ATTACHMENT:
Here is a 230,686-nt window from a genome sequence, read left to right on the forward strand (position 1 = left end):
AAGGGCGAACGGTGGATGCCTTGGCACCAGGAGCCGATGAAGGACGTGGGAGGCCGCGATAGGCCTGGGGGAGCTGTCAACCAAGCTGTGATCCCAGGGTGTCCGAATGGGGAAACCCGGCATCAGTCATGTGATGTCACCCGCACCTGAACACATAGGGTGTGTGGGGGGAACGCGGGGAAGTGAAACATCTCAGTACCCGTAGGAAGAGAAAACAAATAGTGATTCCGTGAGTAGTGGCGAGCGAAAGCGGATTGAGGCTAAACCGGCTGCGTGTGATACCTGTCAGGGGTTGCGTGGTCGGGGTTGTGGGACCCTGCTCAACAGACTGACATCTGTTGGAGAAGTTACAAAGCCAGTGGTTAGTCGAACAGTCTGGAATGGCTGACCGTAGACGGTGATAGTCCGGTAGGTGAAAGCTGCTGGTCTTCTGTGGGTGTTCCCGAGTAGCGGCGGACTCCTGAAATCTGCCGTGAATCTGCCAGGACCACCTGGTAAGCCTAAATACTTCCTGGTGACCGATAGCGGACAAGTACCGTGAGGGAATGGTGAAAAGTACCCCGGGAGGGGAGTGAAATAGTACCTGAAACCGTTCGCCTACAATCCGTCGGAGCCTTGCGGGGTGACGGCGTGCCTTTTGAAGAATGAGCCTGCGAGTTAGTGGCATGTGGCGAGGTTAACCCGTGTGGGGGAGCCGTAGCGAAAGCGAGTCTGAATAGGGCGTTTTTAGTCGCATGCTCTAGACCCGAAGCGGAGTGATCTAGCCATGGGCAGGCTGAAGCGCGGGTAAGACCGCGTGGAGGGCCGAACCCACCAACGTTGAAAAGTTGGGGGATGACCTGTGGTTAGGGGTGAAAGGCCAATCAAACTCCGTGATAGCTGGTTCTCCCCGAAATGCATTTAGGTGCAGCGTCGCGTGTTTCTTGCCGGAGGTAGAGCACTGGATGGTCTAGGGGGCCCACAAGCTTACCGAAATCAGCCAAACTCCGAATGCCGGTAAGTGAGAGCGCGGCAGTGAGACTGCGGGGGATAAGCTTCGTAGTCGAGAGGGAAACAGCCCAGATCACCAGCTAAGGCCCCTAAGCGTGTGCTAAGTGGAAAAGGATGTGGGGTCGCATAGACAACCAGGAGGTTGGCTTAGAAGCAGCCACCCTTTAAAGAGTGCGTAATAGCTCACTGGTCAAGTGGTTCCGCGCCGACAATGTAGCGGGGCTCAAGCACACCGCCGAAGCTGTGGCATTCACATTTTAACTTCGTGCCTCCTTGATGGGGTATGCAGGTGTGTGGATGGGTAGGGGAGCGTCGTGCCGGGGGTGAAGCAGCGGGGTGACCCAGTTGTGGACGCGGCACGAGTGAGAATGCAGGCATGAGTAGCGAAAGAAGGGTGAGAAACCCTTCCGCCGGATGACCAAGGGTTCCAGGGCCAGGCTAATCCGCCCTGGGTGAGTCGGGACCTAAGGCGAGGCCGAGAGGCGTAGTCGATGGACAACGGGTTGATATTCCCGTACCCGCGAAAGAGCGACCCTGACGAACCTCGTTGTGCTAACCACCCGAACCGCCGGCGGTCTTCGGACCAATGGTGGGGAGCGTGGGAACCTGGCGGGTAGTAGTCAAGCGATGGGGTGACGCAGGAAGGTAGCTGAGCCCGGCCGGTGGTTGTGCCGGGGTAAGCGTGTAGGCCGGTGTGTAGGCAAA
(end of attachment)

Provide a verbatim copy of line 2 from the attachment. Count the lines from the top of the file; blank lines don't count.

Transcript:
AAGGGCGAACGGTGGATGCCTTGGCACCAGGAGCCGATGAAGGACGTGGGAGGCCGCGATAGGCCTGGGGGAGCTGTCAACCAAGCTGTGATCCCAGGGTGTCCGAATGGGGAAACCCGGCATCAGTCATGTGATGTCACCCGCACCTGAACACATAGGGTGTGTGGGGGGAACGCGGGGAAGTGAAACATCTCAGTACCCGTAGGAAGAGAAAACAAATAGTGATTCCGTGAGTAGTGGCGAGCGAAAGCGGATTGAGGCTAAACCGGCTGCGTGTGATACCTGTCAGGGGTTGCGTGGTCGGGGTTGTGGGACCCTGCTCAACAGACTGACATCTGTTGGAGAAGTTACAAAGCCAGTGGTTAGTCGAACAGTCTGGAATGGCTGACCGTAGACGGTGATAGTCCGGTAGGTGAAAGCTGCTGGTCTTCTGTGGGTGTTCCCGAGTAGCGGCGGACTCCTGAAATCTGCCGTGAATCTGCCAGGACCACCTGGTAAGCCTAAATACTTCCTGGTGACCGATAGCGGACAAGTACCGTGAGGGAATGGTGAAAAGTACCCCGGGAGGGGAGTGAAATAGTACCTGAAACCGTTCGCCTACAATCCGTCGGAGCCTTGCGGGGTGACGGCGTGCCTTTTGAAGAATGAGCCTGCGAGTTAGTGGCATGTGGCGAGGTTAACCCGTGTGGGGGAGCCGTAGCGAAAGCGAGTCTGAATAGGGCGTTTTTAGTCGCATGCTCTAGACCCGAAGCGGAGTGATCTAGCCATGGGCAGGCTGAAGCGCGGGTAAGACCGCGTGGAGGGCCGAACCCACCAACGTTGAAAAGTTGGGGGATGACCTGTGGTTAGGGGTGAAAGGCCAATCAAACTCCGTGATAGCTGGTTCTCCCCGAAATGCATTTAGGTGCAGCGTCGCGTGTTTCTTGCCGGAGGTAGAGCACTGGATGGTCTAGGGGGCCCACAAGCTTACCGAAATCAGCCAAACTCCGAATGCCGGTAAGTGAGAGCGCGGCAGTGAGACTGCGGGGGATAAGCTTCGTAGTCGAGAGGGAAACAGCCCAGATCACCAGCTAAGGCCCCTAAGCGTGTGCTAAGTGGAAAAGGATGTGGGGTCGCATAGACAACCAGGAGGTTGGCTTAGAAGCAGCCACCCTTTAAAGAGTGCGTAATAGCTCACTGGTCAAGTGGTTCCGCGCCGACAATGTAGCGGGGCTCAAGCACACCGCCGAAGCTGTGGCATTCACATTTTAACTTCGTGCCTCCTTGATGGGGTATGCAGGTGTGTGGATGGGTAGGGGAGCGTCGTGCCGGGGGTGAAGCAGCGGGGTGACCCAGTTGTGGACGCGGCACGAGTGAGAATGCAGGCATGAGTAGCGAAAGAAGGGTGAGAAACCCTTCCGCCGGATGACCAAGGGTTCCAGGGCCAGGCTAATCCGCCCTGGGTGAGTCGGGACCTAAGGCGAGGCCGAGAGGCGTAGTCGATGGACAACGGGTTGATATTCCCGTACCCGCGAAAGAGCGACCCTGACGAACCTCGTTGTGCTAACCACCCGAACCGCCGGCGGTCTTCGGACCAATGGTGGGGAGCGTGGGAACCTGGCGGGTAGTAGTCAAGCGATGGGGTGACGCAGGAAGGTAGCTGAGCCCGGCCGGTGGTTGTGCCGGGGTAAGCGTGTAGGCCGGTGTGTAGGCAAA